Baxi DuoTec 24 vs Ideal Logic plus 24
These 2 boilers have got to be some of the most popular boilers on the market today. They both come with a 7-year warranty. Both have a Quality manufactures name behind them. The power output is suited for most small to medium houses (more on this later) They are priced pretty much the same depending on your supplier.
I’m going to break the review down into a few separate categories; please bare in mind, I am giving you a review from a gas heating engineer’s point of view, I have personally fitted well over 50 of each model over the last few years. I am in no way associated with either company, and the review is based on my personal opinion only.
Before we go into model specifics, one thing you have to remember is how cheap a boiler is in 2016. I found one of my dad’s old plumbing merchant’s books from 1985! A Worcester heat slave was £2800 just for the boiler back then. My dad bought a house that same year for £5,000! So to put this into perspective your boiler including installation, costing anywhere from £1,500 to £3,000 is a bargain compared to what they used to cost.
Now the point I’m making is from a manufacturers perspective. If you think how much actual profit they make on each boiler, then imagine if it has a break down over the next 7 years, even if it’s a small one by the time they have paid a qualified person to come to your home and repair it they are probably even. So over the next 7 years if they have to be out 3,4,5 times? They wouldn’t make a penny.
Reliably wise the manufacturers must be sure they will go the whole 7 years if not a lot longer to make any profit.
It is important to ensure, as with any boiler that it is installed 100% correctly or the warranty will be invalid. Also make sure you get it serviced properly once a year, get your book signed and not only that make sure your radiator system and water is also serviced, new chemicals added and flushed if needed.
Between the two specific models, the DuoTec seems to go through a new spark electrode now and then, it’s about £18 so a cheap repair if for whatever reason your out of warranty.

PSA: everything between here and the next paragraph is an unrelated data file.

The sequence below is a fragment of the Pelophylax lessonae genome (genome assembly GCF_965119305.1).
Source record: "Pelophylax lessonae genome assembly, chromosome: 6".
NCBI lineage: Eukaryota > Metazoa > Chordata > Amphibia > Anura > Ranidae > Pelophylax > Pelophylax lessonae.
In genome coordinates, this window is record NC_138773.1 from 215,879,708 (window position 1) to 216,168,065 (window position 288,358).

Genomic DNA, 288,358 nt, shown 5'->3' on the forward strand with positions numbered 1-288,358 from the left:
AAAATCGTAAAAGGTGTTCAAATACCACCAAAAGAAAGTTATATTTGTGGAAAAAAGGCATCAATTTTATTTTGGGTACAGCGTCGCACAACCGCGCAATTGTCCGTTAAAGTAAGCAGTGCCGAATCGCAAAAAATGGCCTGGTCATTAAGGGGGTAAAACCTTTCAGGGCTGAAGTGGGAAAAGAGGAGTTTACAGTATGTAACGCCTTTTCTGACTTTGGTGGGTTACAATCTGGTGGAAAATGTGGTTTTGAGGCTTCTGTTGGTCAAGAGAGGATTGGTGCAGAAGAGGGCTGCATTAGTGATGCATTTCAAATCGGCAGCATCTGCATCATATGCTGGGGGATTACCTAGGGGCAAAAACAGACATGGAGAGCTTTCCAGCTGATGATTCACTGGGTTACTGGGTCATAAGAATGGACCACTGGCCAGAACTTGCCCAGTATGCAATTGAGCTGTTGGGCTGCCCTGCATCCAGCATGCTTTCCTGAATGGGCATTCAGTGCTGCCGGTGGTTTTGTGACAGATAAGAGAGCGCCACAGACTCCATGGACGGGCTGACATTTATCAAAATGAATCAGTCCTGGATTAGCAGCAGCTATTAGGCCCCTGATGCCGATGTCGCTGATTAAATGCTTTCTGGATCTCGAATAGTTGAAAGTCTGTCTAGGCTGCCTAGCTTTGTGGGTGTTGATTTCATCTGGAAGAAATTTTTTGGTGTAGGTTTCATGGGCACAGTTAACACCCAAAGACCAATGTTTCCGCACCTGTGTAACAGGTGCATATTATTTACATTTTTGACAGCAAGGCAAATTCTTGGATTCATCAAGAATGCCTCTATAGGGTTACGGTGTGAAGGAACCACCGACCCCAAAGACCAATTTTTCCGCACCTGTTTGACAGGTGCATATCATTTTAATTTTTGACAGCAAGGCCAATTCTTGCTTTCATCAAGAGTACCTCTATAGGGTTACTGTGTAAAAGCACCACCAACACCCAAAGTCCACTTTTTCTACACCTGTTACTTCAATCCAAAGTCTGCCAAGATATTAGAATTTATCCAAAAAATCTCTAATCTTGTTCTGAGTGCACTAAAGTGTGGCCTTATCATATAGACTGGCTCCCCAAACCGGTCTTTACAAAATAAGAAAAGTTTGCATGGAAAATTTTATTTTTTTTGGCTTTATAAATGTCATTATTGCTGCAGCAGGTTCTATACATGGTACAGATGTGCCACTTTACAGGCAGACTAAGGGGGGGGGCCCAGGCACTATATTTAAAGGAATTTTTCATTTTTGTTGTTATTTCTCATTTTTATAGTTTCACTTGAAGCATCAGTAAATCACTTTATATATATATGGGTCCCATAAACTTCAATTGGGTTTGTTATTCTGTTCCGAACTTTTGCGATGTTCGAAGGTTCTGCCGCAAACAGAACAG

The Ideal is a little more confusing they used to suffer from quite a few problems but the new model on the market today seems to have all the problems ironed out. A particular failing was with the hot water flow turbine, but rest assured the new model has had this changed.
The main thing to consider here is the quality of the after service. I have had to have Baxi out to a new installation that a customer had completed by another engineer but failed to leave any paperwork. I called Baxi on behalf of the customer. At this point, I suppose Baxi could have said that it was not their reasonability, but they did come out the next day and sort the minor problem free of charge. Whenever I have called Baxi for any regulation, repair and advice, they have always been polite and helpful.
I have called Ideal out for the flow turbine problem mentioned earlier, they always came out and repaired it with no problems. I have seen a circuit board fail on a 2-year-old Ideal Independent c24. Again this was repaired by Ideal even tho the customer had lost the book with the commissioning sheet. I thought this was excellent of them.
So from a review point, I would say reliability they are level pegging.
Both the new boiler models have ERP pumps which is a new energy saving measure. It gets interesting with outputs here so bare with me, and ill try and explain it as easy as I can.
Both have a hot water output of 24kw
Baxi has a flow rate of 9.8 litres per min
Ideal has a flow rate of 9.9 litres per min
So nothing in it for hot water, heating is the same, with both boilers putting out 24kw with the current models.
The Baxi is heavy; the valves don’t twist to make it easier to line pipes up correctly. The flue isn’t central. The preppie jig, in theory, is a good idea but its just an extra you don’t have with the ideal. It’s big, if you want to put it in a kitchen cupboard, the Baxi is physically a larger boiler in size.
The ideal is lightweight, super easy for the installer. The revised flue clip is better than the first model. The flue is central also, so you won’t have to knock out any more of the flue if the boiler you’re replacing has a central flue.
There isn’t much in it, but in my opinion, if I’m replacing an existing boiler I will always suggest the ideal as its easier to install. However, if it’s an entirely new installation, I would favour the Baxi. The reason is the internal construction. The reason it’s so heavy is a lot of the internals are made out of brass and feel better made than some of the ideals plastic bits. That said only time will tell. Perhaps the brass on the Baxi will weep leaks in years to come, and the ideals plastic will last forever?
I hope this review will help you to realise that both are excellent boilers. I would happily have either in my own home.